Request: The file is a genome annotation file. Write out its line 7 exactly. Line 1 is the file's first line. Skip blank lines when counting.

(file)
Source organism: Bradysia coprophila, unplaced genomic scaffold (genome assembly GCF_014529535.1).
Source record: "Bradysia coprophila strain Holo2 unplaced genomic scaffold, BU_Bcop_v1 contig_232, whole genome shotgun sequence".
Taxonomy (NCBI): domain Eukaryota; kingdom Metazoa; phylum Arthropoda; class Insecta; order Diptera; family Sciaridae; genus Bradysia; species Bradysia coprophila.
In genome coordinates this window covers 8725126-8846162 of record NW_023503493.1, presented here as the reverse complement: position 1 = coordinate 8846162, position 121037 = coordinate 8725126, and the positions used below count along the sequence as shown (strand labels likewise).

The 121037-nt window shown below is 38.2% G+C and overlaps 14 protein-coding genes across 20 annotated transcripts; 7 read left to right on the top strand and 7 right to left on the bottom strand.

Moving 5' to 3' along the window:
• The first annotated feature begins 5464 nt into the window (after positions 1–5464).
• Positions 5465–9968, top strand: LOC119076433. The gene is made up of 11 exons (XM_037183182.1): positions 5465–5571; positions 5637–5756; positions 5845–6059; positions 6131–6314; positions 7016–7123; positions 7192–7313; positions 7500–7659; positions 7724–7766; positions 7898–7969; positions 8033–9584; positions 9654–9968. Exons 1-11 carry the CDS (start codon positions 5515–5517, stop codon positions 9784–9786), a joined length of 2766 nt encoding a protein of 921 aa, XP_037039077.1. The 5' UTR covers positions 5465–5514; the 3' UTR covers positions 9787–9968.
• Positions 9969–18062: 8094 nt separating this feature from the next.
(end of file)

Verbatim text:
• The first annotated feature begins 5464 nt into the window (after positions 1–5464).